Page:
A 60-year-old Orthodox rabbi from Brooklyn on his way to a Northeast Miami-Dade synagogue was gunned down Saturday morning during a likely random robbery attempt, according to Miami-Dade police and local Jewish community leaders.
The shooting victim, Joseph Raksin, was walking eastbound on Northeast 175th Street and Eighth Court at about 9 a.m. when he was confronted by two young men. Following an altercation, Raksin was shot by one of the men, police said.
It’s unclear how many shots were fired at Raksin. But the New York rabbi's critical wounds prompted authorities to airlift him to the Ryder Trauma Center, where he later died. A funeral is planned for Sunday afternoon.
The community is offering a $50,000 reward for information that leads to an arrest.
The shooting took place in an area of unincorporated Northeast Miami-Dade near North Miami Beach, where swastikas found painted on a local synagogue last month have worried local Jewish leaders.
“At this time there is no indication of this being a hate crime,” said Miami-Dade police spokeswoman Elena Hernandez in a statement.
She said police are searching for two young male suspects, one of whom may have fled on a bicycle. The other may have run from the area.
Late Saturday, Hava Holzhauer, the Anti-Defamation League Florida Regional Director, whose organization has been in close contact with Miami-Dade homicide investigators, said the crime “appears to be a robbery that went badly.”
“Currently no evidence has been brought to light that it was motivated by anti-Semitism,” Holzhauer said.
Said Holzhauer: “This is a terrible tragedy. While the motivation for this crime is still being investigated, nothing can justify the killing of an innocent man walking to his place of worship to pray on his holy day.”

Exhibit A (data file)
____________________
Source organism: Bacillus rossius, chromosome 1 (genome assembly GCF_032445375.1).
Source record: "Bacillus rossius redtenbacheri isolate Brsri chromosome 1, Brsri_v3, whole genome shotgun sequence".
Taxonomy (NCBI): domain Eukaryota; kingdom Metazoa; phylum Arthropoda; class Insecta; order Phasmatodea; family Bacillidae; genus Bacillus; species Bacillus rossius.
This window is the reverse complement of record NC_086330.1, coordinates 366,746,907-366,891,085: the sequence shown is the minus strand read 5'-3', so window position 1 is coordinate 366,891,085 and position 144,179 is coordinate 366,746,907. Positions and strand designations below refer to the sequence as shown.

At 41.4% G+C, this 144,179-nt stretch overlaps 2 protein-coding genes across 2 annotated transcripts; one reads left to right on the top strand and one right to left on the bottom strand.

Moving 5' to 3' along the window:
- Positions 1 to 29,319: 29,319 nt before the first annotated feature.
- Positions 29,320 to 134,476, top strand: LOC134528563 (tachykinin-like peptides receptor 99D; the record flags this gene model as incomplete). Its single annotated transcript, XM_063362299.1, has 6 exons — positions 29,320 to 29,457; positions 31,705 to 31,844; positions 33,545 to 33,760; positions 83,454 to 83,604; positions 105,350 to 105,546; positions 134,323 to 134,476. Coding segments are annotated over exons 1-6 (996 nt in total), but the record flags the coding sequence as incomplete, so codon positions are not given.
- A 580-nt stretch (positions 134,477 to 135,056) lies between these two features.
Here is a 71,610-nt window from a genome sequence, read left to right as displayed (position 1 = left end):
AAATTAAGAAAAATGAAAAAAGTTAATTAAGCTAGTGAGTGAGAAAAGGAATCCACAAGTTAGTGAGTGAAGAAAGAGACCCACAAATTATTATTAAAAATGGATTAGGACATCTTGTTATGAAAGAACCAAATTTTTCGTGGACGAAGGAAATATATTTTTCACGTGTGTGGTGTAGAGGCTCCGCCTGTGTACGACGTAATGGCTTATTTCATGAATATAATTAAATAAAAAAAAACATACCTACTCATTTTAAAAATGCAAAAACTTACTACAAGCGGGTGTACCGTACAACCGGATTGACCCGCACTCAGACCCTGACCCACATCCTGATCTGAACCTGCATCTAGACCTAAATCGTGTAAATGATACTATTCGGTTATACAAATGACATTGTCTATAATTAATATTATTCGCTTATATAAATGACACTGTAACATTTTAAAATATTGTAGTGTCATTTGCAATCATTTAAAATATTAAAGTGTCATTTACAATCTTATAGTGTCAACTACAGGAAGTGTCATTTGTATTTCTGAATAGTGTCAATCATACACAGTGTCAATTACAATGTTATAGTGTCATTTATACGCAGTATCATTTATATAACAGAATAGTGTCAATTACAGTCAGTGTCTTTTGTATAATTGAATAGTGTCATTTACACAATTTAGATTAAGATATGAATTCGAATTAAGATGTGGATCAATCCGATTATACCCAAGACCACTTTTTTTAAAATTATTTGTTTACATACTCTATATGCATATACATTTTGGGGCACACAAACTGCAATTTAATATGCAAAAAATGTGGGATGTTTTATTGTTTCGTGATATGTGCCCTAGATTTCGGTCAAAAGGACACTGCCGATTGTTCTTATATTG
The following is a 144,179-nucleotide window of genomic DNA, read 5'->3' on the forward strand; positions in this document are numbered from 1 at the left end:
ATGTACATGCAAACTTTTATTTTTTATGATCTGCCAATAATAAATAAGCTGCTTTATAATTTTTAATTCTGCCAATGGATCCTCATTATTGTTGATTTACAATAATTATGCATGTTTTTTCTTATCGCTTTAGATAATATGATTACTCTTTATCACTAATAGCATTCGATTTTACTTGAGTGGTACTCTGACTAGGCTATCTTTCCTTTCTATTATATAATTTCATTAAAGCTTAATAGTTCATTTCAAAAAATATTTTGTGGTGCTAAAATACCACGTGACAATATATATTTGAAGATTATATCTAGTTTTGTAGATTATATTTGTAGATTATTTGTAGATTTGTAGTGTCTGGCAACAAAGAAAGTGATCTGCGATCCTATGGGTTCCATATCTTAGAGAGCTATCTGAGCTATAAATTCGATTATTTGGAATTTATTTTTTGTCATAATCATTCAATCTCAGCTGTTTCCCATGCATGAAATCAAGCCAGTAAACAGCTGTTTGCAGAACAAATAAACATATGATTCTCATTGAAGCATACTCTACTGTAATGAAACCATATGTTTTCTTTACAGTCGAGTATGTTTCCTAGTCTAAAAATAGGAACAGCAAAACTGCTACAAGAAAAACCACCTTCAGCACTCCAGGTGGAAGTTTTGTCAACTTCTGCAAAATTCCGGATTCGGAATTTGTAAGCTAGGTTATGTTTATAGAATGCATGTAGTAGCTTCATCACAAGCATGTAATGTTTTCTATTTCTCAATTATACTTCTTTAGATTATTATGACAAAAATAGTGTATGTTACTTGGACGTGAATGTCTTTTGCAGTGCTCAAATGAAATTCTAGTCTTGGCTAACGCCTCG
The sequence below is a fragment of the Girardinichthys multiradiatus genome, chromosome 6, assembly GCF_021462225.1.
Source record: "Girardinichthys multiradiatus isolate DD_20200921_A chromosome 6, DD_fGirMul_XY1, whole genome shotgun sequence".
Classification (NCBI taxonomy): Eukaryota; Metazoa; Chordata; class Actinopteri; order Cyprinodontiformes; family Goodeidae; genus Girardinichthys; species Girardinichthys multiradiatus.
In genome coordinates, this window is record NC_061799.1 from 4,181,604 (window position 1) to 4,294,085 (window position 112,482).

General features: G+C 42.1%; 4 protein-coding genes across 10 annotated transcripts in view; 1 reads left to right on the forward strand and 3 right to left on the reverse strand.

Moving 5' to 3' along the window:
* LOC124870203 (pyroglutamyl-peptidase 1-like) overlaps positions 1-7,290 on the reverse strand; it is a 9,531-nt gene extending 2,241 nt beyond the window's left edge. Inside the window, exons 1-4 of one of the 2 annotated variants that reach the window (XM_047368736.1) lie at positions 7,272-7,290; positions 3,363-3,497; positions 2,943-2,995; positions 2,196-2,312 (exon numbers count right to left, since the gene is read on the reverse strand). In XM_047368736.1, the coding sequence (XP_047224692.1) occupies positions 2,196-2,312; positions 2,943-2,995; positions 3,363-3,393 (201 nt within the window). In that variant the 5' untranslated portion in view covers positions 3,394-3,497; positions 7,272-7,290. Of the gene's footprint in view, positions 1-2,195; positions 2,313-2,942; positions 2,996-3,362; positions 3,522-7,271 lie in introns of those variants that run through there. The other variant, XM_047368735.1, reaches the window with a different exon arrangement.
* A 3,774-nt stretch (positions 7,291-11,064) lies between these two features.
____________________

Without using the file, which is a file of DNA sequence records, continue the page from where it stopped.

Miami-Dade police have not commented on whether the shooting was connected to a robbery attempt on Raksin.
Yona Lunger, a local Jewish community activist and member of the Shmira Patrol — a neighborhood watch group — confirmed to the Miami Herald late Saturday that Raksin was an Orthodox rabbi from Brooklyn who was in South Florida to visit his granddaughter and other relatives.
Efforts to reach the relatives were unsuccessful.
Raksin was on his way to Bais Menachem, 1005 NE 172nd Ter., when he was shot, said Lunger, who spoke to one witness who told him that — contrary to what Miami-Dade police reported — Raksin had no altercation with the two young men. He said the witness, whom he did not identify, told him that Raksin was shot immediately after the two approached him on Northeast 175th Street.
Another local Jewish community leader, Brian Siegal, director of the American Jewish Committee’s Miami and Broward Regional Office, said he believes Raksin’s shooting may be connected to the recent act of vandalism at the nearby Torah V’Emunah, an Orthodox synagogue, 1000 NE 174th St.
On July 28, police reported that swastikas were spray-painted on the front pillars of a Northeast Miami-Dade synagogue, which has left the local Jewish community on edge, especially amid the heightened tension between Israel and Palestinians over the conflict in Gaza.
Said Siegal: “Our deepest condolences to the [Raksin] family for this tragic loss. We are confident the police will take the matter seriously and will give them time to investigate. Coming so soon and so close to the synagogue that was vandalized last week with swastikas and pro-Hamas graffiti, obviously we’re suspicious that it’s linked, but that remains to be seen.”
Said the ADL in a statement: “The Anti-Defamation League is shocked and horrified by the murder of a Rabbi on his way to synagogue this morning in North Miami Beach. Our thoughts and prayers go out to Rabbi Joseph Raksin’sfamily and the surrounding community.”
Late Saturday, members of Bais Menachem gathered outside the synagogue to talk to reporters about the shooting incident.
Raksin was walking ahead of his grandsons and son-in-law when he was shot, said Rabbi Moshe Druin.
“We are in utter shock,” Druin said.
Druin said community members ruled out a possibility of robbery because Orthodox Jewish do not carry any money or possession on Saturdays, the community’s Sabbath day.
“There hasn’t been a robbery on Sabbath for the past 35 years,” Druin said.
“It definitely is an anomaly,” Peretz Pinhas, another community member said of the shooting.